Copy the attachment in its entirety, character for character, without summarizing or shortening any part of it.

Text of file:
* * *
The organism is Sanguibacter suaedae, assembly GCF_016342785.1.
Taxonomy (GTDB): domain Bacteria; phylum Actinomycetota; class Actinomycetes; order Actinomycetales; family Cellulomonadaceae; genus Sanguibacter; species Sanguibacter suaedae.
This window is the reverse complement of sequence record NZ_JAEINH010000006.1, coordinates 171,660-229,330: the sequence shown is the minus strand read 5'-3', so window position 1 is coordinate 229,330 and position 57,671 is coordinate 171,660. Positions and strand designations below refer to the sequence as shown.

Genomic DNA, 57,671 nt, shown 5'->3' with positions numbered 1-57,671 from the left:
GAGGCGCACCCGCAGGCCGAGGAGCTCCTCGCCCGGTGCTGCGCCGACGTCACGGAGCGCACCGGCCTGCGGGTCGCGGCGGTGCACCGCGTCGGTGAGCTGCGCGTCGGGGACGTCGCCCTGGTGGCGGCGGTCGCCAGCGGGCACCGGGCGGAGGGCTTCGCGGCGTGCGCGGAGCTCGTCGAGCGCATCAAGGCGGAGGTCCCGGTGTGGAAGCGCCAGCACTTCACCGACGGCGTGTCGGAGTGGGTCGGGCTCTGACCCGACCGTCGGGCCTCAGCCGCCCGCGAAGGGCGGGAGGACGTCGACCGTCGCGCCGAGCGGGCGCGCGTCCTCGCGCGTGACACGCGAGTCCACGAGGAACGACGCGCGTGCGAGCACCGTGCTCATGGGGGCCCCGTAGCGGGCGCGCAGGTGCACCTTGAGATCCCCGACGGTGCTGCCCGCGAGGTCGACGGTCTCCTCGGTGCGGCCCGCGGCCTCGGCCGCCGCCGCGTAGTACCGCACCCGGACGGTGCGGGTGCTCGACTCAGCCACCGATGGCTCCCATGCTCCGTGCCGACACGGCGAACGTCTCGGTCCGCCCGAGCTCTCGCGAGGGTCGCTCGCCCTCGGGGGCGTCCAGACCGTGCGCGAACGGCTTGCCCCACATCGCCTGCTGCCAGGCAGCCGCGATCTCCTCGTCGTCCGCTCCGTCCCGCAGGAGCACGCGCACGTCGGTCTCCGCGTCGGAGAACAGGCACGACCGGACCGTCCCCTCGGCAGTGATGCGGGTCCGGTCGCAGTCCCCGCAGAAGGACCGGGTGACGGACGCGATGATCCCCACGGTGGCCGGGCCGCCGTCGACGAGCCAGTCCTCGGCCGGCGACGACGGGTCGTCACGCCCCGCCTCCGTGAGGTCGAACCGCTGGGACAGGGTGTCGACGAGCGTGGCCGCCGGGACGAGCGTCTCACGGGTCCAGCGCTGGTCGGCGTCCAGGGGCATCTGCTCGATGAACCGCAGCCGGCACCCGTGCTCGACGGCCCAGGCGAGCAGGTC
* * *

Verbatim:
The organism is Sanguibacter suaedae, assembly GCF_016342785.1.
Taxonomy (GTDB): domain Bacteria; phylum Actinomycetota; class Actinomycetes; order Actinomycetales; family Cellulomonadaceae; genus Sanguibacter; species Sanguibacter suaedae.
This window is the reverse complement of sequence record NZ_JAEINH010000006.1, coordinates 171,660-229,330: the sequence shown is the minus strand read 5'-3', so window position 1 is coordinate 229,330 and position 57,671 is coordinate 171,660. Positions and strand designations below refer to the sequence as shown.

Genomic DNA, 57,671 nt, shown 5'->3' with positions numbered 1-57,671 from the left:
GAGGCGCACCCGCAGGCCGAGGAGCTCCTCGCCCGGTGCTGCGCCGACGTCACGGAGCGCACCGGCCTGCGGGTCGCGGCGGTGCACCGCGTCGGTGAGCTGCGCGTCGGGGACGTCGCCCTGGTGGCGGCGGTCGCCAGCGGGCACCGGGCGGAGGGCTTCGCGGCGTGCGCGGAGCTCGTCGAGCGCATCAAGGCGGAGGTCCCGGTGTGGAAGCGCCAGCACTTCACCGACGGCGTGTCGGAGTGGGTCGGGCTCTGACCCGACCGTCGGGCCTCAGCCGCCCGCGAAGGGCGGGAGGACGTCGACCGTCGCGCCGAGCGGGCGCGCGTCCTCGCGCGTGACACGCGAGTCCACGAGGAACGACGCGCGTGCGAGCACCGTGCTCATGGGGGCCCCGTAGCGGGCGCGCAGGTGCACCTTGAGATCCCCGACGGTGCTGCCCGCGAGGTCGACGGTCTCCTCGGTGCGGCCCGCGGCCTCGGCCGCCGCCGCGTAGTACCGCACCCGGACGGTGCGGGTGCTCGACTCAGCCACCGATGGCTCCCATGCTCCGTGCCGACACGGCGAACGTCTCGGTCCGCCCGAGCTCTCGCGAGGGTCGCTCGCCCTCGGGGGCGTCCAGACCGTGCGCGAACGGCTTGCCCCACATCGCCTGCTGCCAGGCAGCCGCGATCTCCTCGTCGTCCGCTCCGTCCCGCAGGAGCACGCGCACGTCGGTCTCCGCGTCGGAGAACAGGCACGACCGGACCGTCCCCTCGGCAGTGATGCGGGTCCGGTCGCAGTCCCCGCAGAAGGACCGGGTGACGGACGCGATGATCCCCACGGTGGCCGGGCCGCCGTCGACGAGCCAGTCCTCGGCCGGCGACGACGGGTCGTCACGCCCCGCCTCCGTGAGGTCGAACCGCTGGGACAGGGTGTCGACGAGCGTGGCCGCCGGGACGAGCGTCTCACGGGTCCAGCGCTGGTCGGCGTCCAGGGGCATCTGCTCGATGAACCGCAGCCGGCACCCGTGCTCGACGGCCCAGGCGAGCAGGTC